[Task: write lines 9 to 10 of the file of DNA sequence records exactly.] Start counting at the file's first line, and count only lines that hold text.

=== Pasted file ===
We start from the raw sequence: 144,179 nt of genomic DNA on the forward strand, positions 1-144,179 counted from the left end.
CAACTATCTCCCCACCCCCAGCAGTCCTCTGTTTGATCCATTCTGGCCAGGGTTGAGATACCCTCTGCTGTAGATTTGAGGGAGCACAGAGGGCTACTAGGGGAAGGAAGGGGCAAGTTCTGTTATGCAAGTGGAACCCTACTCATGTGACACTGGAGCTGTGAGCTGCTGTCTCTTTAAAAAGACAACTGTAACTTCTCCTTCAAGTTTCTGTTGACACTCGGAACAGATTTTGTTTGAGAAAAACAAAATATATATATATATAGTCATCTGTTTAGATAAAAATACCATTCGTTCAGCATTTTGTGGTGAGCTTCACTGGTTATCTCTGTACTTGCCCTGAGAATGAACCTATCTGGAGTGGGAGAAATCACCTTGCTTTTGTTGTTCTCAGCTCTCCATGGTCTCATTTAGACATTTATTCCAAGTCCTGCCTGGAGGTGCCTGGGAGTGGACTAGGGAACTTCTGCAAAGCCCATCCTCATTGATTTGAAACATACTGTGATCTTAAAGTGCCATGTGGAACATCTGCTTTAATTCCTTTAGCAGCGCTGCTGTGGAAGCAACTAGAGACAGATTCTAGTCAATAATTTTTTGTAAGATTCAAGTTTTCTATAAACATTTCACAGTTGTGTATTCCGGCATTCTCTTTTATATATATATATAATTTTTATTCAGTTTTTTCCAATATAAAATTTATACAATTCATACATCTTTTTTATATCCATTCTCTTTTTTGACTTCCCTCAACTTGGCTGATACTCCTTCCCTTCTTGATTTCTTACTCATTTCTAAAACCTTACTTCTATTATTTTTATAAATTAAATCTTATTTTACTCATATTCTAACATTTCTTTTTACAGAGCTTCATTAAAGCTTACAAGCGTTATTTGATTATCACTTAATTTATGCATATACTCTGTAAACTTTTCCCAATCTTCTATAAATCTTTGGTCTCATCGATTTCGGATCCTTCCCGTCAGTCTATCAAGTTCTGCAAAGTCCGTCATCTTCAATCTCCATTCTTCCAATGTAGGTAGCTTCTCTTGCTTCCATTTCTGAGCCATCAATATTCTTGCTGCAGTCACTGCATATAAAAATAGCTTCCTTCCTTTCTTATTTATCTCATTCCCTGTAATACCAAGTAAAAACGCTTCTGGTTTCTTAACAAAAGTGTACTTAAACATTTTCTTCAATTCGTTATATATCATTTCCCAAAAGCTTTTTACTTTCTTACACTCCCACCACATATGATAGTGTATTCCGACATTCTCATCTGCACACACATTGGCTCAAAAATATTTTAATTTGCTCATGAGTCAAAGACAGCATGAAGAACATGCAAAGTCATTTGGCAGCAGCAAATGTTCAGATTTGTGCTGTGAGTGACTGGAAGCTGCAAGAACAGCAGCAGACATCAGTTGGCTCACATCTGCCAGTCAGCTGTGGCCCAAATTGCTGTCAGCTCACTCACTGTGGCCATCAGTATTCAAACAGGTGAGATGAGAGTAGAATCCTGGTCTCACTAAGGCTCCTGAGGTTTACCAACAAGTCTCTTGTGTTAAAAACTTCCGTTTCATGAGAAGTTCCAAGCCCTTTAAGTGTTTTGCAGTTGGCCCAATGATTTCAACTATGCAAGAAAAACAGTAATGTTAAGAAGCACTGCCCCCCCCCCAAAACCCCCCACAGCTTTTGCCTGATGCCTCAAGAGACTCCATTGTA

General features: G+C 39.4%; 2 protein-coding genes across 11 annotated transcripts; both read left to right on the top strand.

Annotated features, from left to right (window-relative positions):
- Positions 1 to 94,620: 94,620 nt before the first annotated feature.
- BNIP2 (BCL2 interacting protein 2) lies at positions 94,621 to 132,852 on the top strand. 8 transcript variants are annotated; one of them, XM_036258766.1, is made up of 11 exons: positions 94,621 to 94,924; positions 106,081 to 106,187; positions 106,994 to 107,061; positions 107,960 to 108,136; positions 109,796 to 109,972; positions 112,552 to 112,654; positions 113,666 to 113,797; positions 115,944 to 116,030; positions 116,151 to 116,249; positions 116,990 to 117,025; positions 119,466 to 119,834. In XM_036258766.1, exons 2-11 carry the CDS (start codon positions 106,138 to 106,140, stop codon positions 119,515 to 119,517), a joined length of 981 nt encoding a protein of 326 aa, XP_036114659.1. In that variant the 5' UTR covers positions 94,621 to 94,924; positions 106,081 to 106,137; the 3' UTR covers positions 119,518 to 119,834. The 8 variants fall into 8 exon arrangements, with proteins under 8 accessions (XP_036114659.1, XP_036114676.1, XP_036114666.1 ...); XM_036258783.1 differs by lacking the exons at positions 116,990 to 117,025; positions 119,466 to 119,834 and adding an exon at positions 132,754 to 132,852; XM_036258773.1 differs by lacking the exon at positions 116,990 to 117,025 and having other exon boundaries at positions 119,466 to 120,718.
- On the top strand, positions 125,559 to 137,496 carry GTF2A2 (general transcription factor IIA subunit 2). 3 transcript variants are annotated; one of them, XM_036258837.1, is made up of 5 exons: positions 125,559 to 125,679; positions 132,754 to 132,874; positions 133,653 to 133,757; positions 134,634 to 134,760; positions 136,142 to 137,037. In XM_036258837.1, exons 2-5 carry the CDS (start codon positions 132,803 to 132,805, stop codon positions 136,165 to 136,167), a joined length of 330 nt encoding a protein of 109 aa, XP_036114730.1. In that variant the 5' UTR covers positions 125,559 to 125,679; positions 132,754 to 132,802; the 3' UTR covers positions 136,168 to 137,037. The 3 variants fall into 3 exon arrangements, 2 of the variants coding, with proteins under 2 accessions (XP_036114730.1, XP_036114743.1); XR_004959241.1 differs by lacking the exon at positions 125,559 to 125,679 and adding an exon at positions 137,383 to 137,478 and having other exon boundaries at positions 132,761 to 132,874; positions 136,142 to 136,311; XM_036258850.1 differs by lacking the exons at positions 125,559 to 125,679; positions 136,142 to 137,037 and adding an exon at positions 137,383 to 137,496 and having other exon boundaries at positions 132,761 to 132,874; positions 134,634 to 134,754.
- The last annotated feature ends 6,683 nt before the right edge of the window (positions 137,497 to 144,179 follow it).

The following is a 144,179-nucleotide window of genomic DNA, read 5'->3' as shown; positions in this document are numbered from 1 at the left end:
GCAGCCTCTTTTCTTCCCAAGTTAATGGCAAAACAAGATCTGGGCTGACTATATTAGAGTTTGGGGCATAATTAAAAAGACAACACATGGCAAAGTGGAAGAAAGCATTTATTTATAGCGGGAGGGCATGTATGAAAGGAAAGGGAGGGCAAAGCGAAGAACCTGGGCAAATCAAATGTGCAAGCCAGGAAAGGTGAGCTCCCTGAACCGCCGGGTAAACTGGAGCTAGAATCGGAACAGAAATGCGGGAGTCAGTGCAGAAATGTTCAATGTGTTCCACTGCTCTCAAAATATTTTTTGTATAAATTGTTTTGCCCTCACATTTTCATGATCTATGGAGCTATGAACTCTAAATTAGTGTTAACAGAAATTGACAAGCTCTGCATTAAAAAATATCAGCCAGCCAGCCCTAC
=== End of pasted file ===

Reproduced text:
The following is a 144,179-nucleotide window of genomic DNA, read 5'->3' as shown; positions in this document are numbered from 1 at the left end:
GCAGCCTCTTTTCTTCCCAAGTTAATGGCAAAACAAGATCTGGGCTGACTATATTAGAGTTTGGGGCATAATTAAAAAGACAACACATGGCAAAGTGGAAGAAAGCATTTATTTATAGCGGGAGGGCATGTATGAAAGGAAAGGGAGGGCAAAGCGAAGAACCTGGGCAAATCAAATGTGCAAGCCAGGAAAGGTGAGCTCCCTGAACCGCCGGGTAAACTGGAGCTAGAATCGGAACAGAAATGCGGGAGTCAGTGCAGAAATGTTCAATGTGTTCCACTGCTCTCAAAATATTTTTTGTATAAATTGTTTTGCCCTCACATTTTCATGATCTATGGAGCTATGAACTCTAAATTAGTGTTAACAGAAATTGACAAGCTCTGCATTAAAAAATATCAGCCAGCCAGCCCTAC